Question:

This question already has an answer here:

<ul><li> <a href="/questions/45543505/what-is-the-default-of-numpy-functions-with-where-false" dir="ltr" rel="nofollow">What is the default of numpy functions, with where=False?</a> <span class="question-originals-answer-count"> 1 answer </span> </li> </ul>I have a numpy array `ssh_sum`

:

```
>>> ssh_sum
array([[ 0., 2., 1., 0., 0., 0.],
[ 0., 0., 1., 2., 0., 0.],
[ 0., 0., 0., 1., 0., 2.]])
```

I wanted to compute the element-wise reciprocal values in this array. Numpy returns different values when I call np.reciprocal repeatedly:

```
>>> ssh_sum
array([[ 0., 2., 1., 0., 0., 0.],
[ 0., 0., 1., 2., 0., 0.],
[ 0., 0., 0., 1., 0., 2.]])
>>> np.reciprocal(ssh_sum, where=(ssh_sum > 0.))
array([[ 6.90326535e-310, 5.00000000e-001, 1.00000000e+000,
0.00000000e+000, 1.07034283e-296, 1.33666925e+241],
[ 4.74783847e-309, 1.45260789e-296, 1.00000000e+000,
5.00000000e-001, 2.13436228e-287, -3.13188338e-294],
[ 4.85105226e-309, 1.08690709e+171, 4.09521901e+149,
1.00000000e+000, 2.82730247e-311, 5.00000000e-001]])
>>> np.reciprocal(ssh_sum, where=(ssh_sum > 0.))
array([[ inf, 0.5, 1. , inf, inf, inf],
[ inf, inf, 1. , 0.5, inf, inf],
[ inf, inf, inf, 1. , inf, 0.5]])
>>> np.reciprocal(ssh_sum, where=(ssh_sum > 0.))
array([[ 6.90326535e-310, 5.00000000e-001, 1.00000000e+000,
0.00000000e+000, 1.07034283e-296, 1.33666925e+241],
[ 4.74783847e-309, 1.45260789e-296, 1.00000000e+000,
5.00000000e-001, 2.13436228e-287, -3.13188338e-294],
[ 4.85105226e-309, 1.08690709e+171, 4.09521901e+149,
1.00000000e+000, 2.82730247e-311, 5.00000000e-001]])
>>> np.reciprocal(ssh_sum, where=(ssh_sum > 0.))
array([[ inf, 0.5, 1. , inf, inf, inf],
[ inf, inf, 1. , 0.5, inf, inf],
[ inf, inf, inf, 1. , inf, 0.5]])
```

Any idea what's going on here? I'm using Python 3.4.5 and numpy 1.13.3.

Answer1:It is not just `reciprocal`

; the issue occurs with any use of the `where`

argument. I've been able to reproduce the issue with the master branch of numpy (`np.__version__`

is `'1.15.0.dev0+c093997'`

), with functions such as `abs`

, `sign`

, `add`

, `subtract`

, etc.

If you read the docstrings of the numpy "ufuncs" carefully and interpret them correctly, you'll see that the behavior is not a bug. Here are the relevant descriptions from the `numpy.reciprocal`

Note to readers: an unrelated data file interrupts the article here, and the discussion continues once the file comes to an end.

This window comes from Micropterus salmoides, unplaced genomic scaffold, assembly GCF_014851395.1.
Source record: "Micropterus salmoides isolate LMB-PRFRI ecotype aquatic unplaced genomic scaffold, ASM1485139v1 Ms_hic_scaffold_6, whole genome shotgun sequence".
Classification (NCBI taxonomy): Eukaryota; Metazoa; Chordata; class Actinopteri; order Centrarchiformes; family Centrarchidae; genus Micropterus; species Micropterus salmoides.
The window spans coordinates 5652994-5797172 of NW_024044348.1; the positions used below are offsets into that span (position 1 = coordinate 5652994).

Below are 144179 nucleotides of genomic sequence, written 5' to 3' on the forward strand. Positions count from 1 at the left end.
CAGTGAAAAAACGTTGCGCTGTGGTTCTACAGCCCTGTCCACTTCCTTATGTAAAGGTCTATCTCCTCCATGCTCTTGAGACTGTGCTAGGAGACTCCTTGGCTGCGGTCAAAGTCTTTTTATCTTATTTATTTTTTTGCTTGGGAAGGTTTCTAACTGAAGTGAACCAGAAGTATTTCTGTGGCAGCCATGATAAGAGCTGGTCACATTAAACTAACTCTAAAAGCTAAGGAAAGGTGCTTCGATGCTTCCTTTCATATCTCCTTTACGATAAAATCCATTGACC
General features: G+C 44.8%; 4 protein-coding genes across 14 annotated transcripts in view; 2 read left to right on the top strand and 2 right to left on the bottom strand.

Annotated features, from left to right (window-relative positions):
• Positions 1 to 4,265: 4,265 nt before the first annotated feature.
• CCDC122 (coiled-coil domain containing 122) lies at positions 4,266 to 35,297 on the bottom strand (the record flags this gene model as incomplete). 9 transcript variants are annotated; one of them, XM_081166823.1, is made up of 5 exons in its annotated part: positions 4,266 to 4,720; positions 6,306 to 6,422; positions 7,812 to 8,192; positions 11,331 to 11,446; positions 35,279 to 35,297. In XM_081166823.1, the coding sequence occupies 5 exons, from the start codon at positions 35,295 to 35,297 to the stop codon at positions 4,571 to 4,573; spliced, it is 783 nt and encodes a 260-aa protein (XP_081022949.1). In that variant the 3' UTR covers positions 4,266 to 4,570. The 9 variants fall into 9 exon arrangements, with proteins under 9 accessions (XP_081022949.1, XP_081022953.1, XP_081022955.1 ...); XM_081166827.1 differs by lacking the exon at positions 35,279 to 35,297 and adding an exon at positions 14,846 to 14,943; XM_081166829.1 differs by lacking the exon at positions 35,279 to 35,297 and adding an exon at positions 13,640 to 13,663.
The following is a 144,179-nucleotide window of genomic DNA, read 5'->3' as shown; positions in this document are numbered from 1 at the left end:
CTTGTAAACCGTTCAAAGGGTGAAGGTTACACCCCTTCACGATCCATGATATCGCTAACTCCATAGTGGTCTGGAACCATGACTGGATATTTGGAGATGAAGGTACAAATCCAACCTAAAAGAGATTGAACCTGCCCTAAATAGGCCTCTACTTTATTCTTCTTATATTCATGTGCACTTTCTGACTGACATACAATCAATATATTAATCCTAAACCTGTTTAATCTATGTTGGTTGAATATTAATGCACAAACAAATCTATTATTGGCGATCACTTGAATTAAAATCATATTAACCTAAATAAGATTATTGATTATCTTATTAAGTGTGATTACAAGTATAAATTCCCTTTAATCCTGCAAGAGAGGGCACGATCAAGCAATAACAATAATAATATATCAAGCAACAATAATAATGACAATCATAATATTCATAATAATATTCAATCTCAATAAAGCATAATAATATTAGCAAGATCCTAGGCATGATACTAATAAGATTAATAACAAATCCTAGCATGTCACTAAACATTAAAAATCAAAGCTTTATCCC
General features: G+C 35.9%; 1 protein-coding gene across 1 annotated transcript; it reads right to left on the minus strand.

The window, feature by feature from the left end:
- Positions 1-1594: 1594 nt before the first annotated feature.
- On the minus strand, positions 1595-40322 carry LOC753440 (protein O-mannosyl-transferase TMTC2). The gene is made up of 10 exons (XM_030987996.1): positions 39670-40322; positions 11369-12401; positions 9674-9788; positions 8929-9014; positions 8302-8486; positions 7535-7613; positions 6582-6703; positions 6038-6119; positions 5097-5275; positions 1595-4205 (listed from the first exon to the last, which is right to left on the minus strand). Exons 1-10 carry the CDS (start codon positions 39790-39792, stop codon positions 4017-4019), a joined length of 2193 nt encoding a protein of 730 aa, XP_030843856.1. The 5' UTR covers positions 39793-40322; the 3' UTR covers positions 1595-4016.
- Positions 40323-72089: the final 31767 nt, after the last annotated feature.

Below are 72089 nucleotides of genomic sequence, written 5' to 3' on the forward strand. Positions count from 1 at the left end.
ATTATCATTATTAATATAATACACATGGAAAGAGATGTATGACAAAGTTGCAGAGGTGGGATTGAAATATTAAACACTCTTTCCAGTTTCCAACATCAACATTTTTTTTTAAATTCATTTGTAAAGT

docstring:

```
out : ndarray, None, or tuple of ndarray and None, optional
A location into which the result is stored. If provided, it must have
a shape that the inputs broadcast to. If not provided or `None`,
a freshly-allocated array is returned. A tuple (possible only as a
keyword argument) must have length equal to the number of outputs.
where : array_like, optional
Values of True indicate to calculate the ufunc at that position, values
of False indicate to leave the value in the output alone.
```

Note, in particular:

<ul><li>`where`

says "values
of False indicate to leave the value in the output alone."</li>
<li>`out`

says "If not provided or `None`

,
a freshly-allocated array is returned."</li>
</ul>You did not provide an `out`

argument, so a new array is allocated by your call to `reciprocal`

. The contents of this array are not initialized; the array holds whatever happened to be in the allocated memory. When you use the `where`

argument, only those positions in the output where `where`

is True are assigned values. Positions where `where`

is False are not touched, so they hold whatever random stuff was there when the array was allocated. For floating point output, the random stuff in the output might be `0.0`

, `4.85105226e-309`

, or any other random values.

To use the `where`

argument the way you intended, you should also provide your own `out`

argument, initialized with the values you want in the output where `where`

is False. In your case, you should pass in an array of zeros:

```
In [84]: ssh_sum
Out[84]:
array([[0., 2., 1., 0., 0., 0.],
[0., 0., 1., 2., 0., 0.],
[0., 0., 0., 1., 0., 2.]])
In [85]: out = np.zeros_like(ssh_sum)
In [86]: np.reciprocal(ssh_sum, where=ssh_sum > 0.0, out=out)
Out[86]:
array([[0. , 0.5, 1. , 0. , 0. , 0. ],
[0. , 0. , 1. , 0.5, 0. , 0. ],
[0. , 0. , 0. , 1. , 0. , 0.5]])
In [87]: out
Out[87]:
array([[0. , 0.5, 1. , 0. , 0. , 0. ],
[0. , 0. , 1. , 0.5, 0. , 0. ],
[0. , 0. , 0. , 1. , 0. , 0.5]])
```